Epsilon



[ep-suh-lon, -luh n or, esp. British, ep-sahy-luh n] /ˈɛp səˌlɒn, -lən or, esp. British, ɛpˈsaɪ lən/

noun
1.
the fifth letter of the Greek alphabet (E, ε).
2.
the consonant sound represented by this letter.
3.
Mathematics. an arbitrarily small quantity, used to indicate that a given quantity is small, or close to zero.
/ˈɛpsɪˌlɒn; ɛpˈsaɪlən/
noun
1.
the fifth letter of the Greek alphabet (Ε, ε), a short vowel, transliterated as e
/ˈɛpsɪˌlɒn; ɛpˈsaɪlən/
noun
1.
(foll by the genitive case of a specified constellation) the fifth brightest star in a constellation: Epsilon Aurigae
n.

from Greek, literally e psilon “bare -e-, -e- and nothing else,” in contradistinction to the diphthong -ai-, which has the same sound. Greek psilon “smooth, simple” is of uncertain origin.

epsilon ep·si·lon (ěp’sə-lŏn’, -lən)
n.

adj.

language
A macro language with high level features including strings and lists, developed by A.P. Ershov at Novosibirsk in 1967. EPSILON was used to implement ALGOL 68 on the M-220.
[“Application of the Machine-Oriented Language Epsilon to Software Development”, I.V. Pottosin et al, in Machine Oriented Higher Level Languages, W. van der Poel, N-H 1974, pp. 417-434].
[Jargon File]
(1995-05-10)

1. The fifth letter of the Greek alphabet.
2. (From the Hungarian mathematician Paul Erdos) A very small, insignificant, or negligible quantity of something.
The use of epsilon is from the epsilon-delta method of proof in differential calculus.
(2001-07-06)

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  • Epsilon-delta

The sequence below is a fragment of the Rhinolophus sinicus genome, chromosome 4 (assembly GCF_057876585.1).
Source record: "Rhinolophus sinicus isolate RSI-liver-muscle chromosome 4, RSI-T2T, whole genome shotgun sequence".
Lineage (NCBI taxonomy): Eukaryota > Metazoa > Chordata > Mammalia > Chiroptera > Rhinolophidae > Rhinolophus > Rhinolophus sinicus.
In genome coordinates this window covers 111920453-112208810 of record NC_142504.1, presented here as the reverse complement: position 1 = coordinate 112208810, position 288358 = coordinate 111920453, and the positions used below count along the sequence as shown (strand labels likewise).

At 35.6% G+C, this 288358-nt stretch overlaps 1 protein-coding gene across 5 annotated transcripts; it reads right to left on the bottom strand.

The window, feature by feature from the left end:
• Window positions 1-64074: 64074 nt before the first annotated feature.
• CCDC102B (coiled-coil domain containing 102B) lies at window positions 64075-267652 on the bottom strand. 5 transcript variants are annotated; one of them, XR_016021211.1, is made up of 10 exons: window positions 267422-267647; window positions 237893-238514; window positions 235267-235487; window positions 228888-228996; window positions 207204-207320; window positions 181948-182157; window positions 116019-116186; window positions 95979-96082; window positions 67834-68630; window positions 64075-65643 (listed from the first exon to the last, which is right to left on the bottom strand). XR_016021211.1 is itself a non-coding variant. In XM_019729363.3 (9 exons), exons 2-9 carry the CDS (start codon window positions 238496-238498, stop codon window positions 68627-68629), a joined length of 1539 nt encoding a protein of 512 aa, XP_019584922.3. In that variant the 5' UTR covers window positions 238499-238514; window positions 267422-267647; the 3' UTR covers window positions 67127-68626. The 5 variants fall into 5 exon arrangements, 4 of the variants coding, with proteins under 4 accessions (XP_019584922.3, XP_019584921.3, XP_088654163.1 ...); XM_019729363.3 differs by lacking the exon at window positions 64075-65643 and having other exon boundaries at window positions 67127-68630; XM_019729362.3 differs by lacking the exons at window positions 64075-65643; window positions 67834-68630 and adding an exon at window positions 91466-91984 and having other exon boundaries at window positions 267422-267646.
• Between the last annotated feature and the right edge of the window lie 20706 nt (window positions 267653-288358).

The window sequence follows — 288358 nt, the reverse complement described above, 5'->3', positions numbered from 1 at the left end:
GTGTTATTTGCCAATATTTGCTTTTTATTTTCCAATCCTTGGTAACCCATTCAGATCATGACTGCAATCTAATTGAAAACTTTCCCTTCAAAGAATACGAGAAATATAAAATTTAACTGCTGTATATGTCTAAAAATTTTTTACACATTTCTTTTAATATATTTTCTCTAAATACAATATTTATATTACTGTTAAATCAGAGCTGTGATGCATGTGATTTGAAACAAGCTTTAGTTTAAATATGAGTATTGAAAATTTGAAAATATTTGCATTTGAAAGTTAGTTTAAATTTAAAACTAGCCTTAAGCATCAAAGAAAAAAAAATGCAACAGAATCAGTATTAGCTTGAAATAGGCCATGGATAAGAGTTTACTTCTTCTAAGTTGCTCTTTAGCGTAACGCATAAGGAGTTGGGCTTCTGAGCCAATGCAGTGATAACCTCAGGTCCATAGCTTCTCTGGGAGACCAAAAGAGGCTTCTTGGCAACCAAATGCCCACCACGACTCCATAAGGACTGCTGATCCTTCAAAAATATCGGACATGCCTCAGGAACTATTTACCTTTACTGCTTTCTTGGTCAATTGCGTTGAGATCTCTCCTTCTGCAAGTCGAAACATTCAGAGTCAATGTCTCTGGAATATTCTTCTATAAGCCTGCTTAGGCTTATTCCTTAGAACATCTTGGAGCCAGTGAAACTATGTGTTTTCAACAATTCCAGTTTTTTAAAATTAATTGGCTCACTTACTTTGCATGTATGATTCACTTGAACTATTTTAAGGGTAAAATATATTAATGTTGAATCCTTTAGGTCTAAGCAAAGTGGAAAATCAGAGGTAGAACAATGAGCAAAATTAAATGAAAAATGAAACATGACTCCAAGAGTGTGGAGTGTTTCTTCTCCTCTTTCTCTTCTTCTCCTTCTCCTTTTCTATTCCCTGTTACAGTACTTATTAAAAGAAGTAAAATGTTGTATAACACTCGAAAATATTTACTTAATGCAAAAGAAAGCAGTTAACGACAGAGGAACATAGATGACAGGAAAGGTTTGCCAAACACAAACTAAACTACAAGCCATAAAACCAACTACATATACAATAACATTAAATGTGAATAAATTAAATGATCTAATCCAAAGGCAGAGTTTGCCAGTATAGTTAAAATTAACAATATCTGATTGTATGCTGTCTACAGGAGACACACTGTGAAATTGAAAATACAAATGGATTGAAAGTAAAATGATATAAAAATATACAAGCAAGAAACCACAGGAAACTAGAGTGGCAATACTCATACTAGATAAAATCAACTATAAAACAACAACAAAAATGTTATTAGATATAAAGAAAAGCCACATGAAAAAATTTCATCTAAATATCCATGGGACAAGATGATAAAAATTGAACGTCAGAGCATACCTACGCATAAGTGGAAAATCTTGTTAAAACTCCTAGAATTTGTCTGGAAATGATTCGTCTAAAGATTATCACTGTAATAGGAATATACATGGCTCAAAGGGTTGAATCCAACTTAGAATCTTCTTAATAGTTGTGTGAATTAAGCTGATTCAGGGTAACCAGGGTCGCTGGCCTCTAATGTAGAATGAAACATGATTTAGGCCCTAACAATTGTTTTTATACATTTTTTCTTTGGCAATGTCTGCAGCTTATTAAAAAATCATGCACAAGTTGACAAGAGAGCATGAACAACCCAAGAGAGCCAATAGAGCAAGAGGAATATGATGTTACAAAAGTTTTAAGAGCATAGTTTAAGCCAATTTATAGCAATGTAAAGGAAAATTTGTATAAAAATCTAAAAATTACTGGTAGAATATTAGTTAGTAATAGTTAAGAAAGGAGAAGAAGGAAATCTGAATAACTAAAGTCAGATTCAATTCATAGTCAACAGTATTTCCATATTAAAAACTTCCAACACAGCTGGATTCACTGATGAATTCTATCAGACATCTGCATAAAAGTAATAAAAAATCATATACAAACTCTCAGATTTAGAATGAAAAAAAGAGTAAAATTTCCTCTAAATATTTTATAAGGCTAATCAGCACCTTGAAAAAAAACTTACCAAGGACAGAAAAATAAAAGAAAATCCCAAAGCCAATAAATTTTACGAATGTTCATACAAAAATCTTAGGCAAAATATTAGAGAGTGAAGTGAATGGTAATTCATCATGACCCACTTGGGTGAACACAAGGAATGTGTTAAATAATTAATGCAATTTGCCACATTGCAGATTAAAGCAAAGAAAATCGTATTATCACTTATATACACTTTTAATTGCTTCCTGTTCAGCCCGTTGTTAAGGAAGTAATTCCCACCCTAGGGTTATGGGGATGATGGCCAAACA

[ep-suh-lon-del-tuh, -luh n- or, esp. British, ep-sahy-luh n-] /ˈɛp səˌlɒnˈdɛl tə, -lən- or, esp. British, ɛpˈsaɪ lən-/ adjective, Mathematics. 1. of or relating to a method or proof in calculus involving arbitrarily small numbers.

  • Epsilon-neighborhood

    [ep-suh-lon-ney-ber-hoo d, -luh n- or, esp. British, ep-sahy-luh n-] /ˈɛp səˌlɒnˌneɪ bərˌhʊd, -lən- or, esp. British, ɛpˈsaɪ lən-/ noun, Mathematics. 1. the set of all points whose distance from a given point is less than some specified number epsilon.



  • Epsilon squared

    jargon A quantity even smaller than epsilon, as small in comparison to epsilon as epsilon is to something normal; completely negligible. If you buy a supercomputer for a million dollars, the cost of the thousand-dollar terminal to go with it is epsilon, and the cost of the ten-dollar cable to connect them is epsilon squared. […]

  • Epsimone

    Concurrent simulation language derived from Simone. “EPSIMONE Manual”, J. Beziin et al, Pub Int No 90, IRISA, Sept 1978.



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